So we’ve already been talking about this, right? Hints, clues, adding it up, slowly revealing things. Foreshadowing has many purposes, and one of the most important is earning those visceral moments in your story—the veil dropping, the truth revealed, the ending resonating like a clanging of a gong. Let’s talk about that.

One problem I find in stories, especially those stories that get surreal, weird, or abstract—tales that tap into cosmic horror and Lovecraftian prose—is that there are moments, quite often the ending, that aren’t earned. What we don’t want is a deus ex machina out of nowhere, saving the day, or revealed to be the true horror. What we don’t want is that twist at the end that defines the story, instead of that gradual addition, reveal, accumulation of facts and details that shows us the full truth. What we don’t want is to get to the end, read it, and say, “What the hell was that? What happened? I don’t get it.” This is why foreshadowing is so important.

Obviously, in order to foreshadow, you must place these clues, hints, and details EARLIER in your story or novel. So that means if you have a 5,000-word story, you can’t drop in that fact, character, or imagery at the 4,500-word mark. That’s too late. It starts with your title, then the first line of your story (your narrative hook), your first paragraph, your first page (and in a novel, with the first character). Start with subtle references, don’t give it all away, balancing the external conflict with the internal conflict—what does it mean that the flies are dying in huge numbers in that room upstairs, AND, what emotions does it bring up, memories of your childhood, and that event that scarred you for life. But foreshadowing isn’t just early, it’s often. Scatter the details, be subtle, put together combinations that by themselves don’t mean much, but together are ominous, unsettling, and weird.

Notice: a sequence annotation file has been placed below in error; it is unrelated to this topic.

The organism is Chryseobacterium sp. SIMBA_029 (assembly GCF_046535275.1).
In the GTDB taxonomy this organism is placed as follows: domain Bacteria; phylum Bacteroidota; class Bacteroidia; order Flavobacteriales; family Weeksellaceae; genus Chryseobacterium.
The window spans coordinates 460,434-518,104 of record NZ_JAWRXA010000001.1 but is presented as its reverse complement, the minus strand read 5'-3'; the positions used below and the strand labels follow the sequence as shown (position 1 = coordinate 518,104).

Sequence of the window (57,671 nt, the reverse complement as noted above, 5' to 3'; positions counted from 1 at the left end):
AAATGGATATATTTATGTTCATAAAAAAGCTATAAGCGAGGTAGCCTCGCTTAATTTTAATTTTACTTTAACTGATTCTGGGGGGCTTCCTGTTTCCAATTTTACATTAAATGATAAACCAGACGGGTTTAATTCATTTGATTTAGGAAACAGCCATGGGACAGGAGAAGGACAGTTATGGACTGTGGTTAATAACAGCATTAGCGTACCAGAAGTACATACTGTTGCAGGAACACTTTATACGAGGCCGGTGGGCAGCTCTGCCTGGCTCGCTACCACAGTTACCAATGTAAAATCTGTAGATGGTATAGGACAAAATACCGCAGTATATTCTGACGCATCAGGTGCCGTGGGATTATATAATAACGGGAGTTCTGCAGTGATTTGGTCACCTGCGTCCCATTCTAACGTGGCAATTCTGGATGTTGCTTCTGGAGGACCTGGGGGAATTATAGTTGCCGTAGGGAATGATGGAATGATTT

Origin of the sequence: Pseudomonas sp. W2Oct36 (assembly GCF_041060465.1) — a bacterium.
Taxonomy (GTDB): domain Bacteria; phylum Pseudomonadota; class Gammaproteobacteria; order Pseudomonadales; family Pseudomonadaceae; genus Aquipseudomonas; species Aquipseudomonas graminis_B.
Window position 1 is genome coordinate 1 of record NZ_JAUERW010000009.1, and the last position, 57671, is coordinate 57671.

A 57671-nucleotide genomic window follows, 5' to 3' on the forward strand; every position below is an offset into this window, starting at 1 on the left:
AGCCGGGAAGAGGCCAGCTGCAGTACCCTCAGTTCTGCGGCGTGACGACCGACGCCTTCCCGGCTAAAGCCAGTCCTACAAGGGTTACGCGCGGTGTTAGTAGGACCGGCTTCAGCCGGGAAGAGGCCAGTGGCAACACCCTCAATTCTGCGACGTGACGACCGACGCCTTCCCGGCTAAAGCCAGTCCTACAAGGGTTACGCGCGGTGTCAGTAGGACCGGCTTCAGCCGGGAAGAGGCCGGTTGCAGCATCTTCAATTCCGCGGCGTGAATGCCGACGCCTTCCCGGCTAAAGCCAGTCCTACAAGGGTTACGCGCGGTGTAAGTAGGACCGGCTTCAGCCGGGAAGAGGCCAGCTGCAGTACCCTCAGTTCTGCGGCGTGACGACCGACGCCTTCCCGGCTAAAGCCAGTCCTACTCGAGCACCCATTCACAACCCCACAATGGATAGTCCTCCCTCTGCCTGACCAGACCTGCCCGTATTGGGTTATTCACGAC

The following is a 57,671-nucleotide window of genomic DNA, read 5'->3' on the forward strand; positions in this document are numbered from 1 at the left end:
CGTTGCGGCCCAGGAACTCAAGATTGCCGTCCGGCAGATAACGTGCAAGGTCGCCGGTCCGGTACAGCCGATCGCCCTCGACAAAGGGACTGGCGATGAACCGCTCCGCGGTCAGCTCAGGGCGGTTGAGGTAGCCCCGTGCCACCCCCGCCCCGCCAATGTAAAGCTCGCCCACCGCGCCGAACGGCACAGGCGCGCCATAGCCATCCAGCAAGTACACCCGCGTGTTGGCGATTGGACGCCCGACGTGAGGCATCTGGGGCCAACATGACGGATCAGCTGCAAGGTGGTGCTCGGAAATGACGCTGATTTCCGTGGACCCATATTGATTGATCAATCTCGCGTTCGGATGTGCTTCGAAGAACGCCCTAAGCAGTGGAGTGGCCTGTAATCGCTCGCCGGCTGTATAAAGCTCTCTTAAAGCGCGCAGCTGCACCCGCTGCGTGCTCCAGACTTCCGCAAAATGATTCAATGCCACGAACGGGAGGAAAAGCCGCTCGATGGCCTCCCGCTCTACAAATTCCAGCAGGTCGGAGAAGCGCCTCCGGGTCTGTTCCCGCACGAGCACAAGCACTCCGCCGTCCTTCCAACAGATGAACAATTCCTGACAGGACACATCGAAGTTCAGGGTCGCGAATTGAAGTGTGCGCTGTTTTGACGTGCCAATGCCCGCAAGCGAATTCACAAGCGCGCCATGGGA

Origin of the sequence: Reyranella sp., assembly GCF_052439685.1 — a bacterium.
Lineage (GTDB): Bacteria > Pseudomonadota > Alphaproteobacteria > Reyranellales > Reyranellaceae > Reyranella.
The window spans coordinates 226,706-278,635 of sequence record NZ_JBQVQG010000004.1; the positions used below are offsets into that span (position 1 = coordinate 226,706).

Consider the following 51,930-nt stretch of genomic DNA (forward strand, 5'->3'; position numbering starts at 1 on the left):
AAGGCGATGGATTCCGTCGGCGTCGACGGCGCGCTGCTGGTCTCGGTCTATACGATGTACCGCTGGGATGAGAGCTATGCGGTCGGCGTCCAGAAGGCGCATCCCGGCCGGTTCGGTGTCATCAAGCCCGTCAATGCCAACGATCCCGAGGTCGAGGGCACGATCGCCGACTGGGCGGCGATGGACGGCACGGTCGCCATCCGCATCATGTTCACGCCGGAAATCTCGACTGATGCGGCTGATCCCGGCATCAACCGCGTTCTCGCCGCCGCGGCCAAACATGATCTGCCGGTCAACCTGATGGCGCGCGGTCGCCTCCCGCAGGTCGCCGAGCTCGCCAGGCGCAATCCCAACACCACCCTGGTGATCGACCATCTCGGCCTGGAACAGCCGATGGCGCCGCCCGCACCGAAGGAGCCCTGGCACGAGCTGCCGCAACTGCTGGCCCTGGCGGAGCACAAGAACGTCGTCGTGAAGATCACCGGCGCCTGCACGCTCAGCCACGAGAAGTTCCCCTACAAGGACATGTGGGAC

So what do I mean about earning that ending, or those pivotal moments? Let me elaborate. There is a twist ending, where you shout BAM, THIS THING, and we are shocked, and surprised, but don’t understand how we got there. It is out of left field, not connected to anything, that deus ex machina clunky technique. And the weirder, more abstract, and more bizarre your story is the MORE foreshadowing you need to do. When you EARN an ending, it’s more like us saying, “OMG, okay, yes, I wondered what the spider symbolism meant,” or “That explains the detached actions of the protagonist throughout the story—turns out they were a robot!” It’s an epiphany (and why the denouement is so important), it’s an accumulation of facts, it’s a comprehension that’s been eluding us the entire story, novel, or film. And HERE IT IS NOW, in its horrific, wondrous glory. NOW it all makes sense.

Ideally, you want the reader, the viewer, to get to the climax, that change, that resolution, and denouement, at the exact same time as the author. But that’s hard to do. Some people are just smart, intuitive, or familiar with your genre and see it coming. That’s why it’s so hard to be original, innovative, and unique. We push to avoid being seen, recognized, keeping the audience at arms-length. But we have to pull them in every now and then and whisper in their ear, tell them a secret, hint at something terrible. So when I talked about the bread crumbs, the clues, the adding up to TEN, that’s what I’m talking about.